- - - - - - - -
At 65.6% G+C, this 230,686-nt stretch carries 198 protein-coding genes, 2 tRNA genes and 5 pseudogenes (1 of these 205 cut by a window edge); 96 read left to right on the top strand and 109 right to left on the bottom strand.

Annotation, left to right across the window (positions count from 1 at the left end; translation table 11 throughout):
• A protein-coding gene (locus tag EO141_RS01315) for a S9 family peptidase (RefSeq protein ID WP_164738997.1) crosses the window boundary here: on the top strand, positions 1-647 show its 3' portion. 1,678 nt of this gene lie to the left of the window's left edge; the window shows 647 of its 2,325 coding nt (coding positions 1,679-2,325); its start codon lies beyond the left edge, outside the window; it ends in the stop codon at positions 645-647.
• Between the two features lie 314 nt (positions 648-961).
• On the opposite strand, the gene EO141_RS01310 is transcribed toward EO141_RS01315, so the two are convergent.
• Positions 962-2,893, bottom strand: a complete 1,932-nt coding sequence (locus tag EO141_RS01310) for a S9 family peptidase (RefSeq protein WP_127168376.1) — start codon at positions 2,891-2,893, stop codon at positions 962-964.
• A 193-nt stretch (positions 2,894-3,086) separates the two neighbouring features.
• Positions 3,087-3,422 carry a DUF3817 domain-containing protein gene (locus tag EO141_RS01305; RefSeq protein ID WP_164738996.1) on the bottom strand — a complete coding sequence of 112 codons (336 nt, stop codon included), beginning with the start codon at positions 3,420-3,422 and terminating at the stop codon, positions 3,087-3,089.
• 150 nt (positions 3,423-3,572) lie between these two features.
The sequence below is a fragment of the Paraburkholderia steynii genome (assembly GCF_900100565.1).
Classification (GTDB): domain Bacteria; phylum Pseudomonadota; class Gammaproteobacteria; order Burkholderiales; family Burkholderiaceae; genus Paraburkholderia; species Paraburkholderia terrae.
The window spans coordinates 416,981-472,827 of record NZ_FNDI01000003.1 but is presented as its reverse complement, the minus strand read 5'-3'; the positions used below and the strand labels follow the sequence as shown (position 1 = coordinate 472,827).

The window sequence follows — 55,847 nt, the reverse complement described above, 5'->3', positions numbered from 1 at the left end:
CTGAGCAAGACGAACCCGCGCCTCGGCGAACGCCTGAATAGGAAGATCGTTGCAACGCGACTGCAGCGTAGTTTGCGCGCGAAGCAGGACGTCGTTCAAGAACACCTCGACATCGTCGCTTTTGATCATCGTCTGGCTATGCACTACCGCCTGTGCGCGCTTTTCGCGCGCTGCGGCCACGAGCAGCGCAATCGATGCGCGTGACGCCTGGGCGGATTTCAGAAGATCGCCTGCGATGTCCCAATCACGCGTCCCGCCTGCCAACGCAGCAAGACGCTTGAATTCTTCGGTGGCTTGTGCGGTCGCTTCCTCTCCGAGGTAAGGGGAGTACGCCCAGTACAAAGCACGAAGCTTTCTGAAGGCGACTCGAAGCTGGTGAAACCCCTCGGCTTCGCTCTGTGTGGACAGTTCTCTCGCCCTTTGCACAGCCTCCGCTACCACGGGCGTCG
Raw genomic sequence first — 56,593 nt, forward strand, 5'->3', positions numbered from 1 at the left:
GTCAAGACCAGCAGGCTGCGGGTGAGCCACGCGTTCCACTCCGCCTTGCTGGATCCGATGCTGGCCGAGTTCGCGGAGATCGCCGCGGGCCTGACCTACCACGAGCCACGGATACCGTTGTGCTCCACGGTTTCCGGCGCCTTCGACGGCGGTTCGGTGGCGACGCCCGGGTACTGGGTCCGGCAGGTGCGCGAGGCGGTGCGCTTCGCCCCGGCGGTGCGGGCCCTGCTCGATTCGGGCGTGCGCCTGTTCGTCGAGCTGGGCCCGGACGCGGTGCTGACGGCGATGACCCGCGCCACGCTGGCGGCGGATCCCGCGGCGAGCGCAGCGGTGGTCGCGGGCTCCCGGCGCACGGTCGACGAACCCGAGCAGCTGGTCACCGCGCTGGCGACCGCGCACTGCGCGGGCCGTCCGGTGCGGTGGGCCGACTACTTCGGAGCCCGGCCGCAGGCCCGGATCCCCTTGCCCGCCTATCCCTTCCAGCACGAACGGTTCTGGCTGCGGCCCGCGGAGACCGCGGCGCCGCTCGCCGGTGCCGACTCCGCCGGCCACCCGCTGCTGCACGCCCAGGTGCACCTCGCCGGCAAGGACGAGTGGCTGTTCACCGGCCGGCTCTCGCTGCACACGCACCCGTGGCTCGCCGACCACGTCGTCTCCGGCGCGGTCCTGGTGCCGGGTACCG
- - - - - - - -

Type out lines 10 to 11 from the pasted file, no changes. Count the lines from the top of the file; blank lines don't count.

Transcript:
The sequence below is a fragment of the Paraburkholderia steynii genome (assembly GCF_900100565.1).
Classification (GTDB): domain Bacteria; phylum Pseudomonadota; class Gammaproteobacteria; order Burkholderiales; family Burkholderiaceae; genus Paraburkholderia; species Paraburkholderia terrae.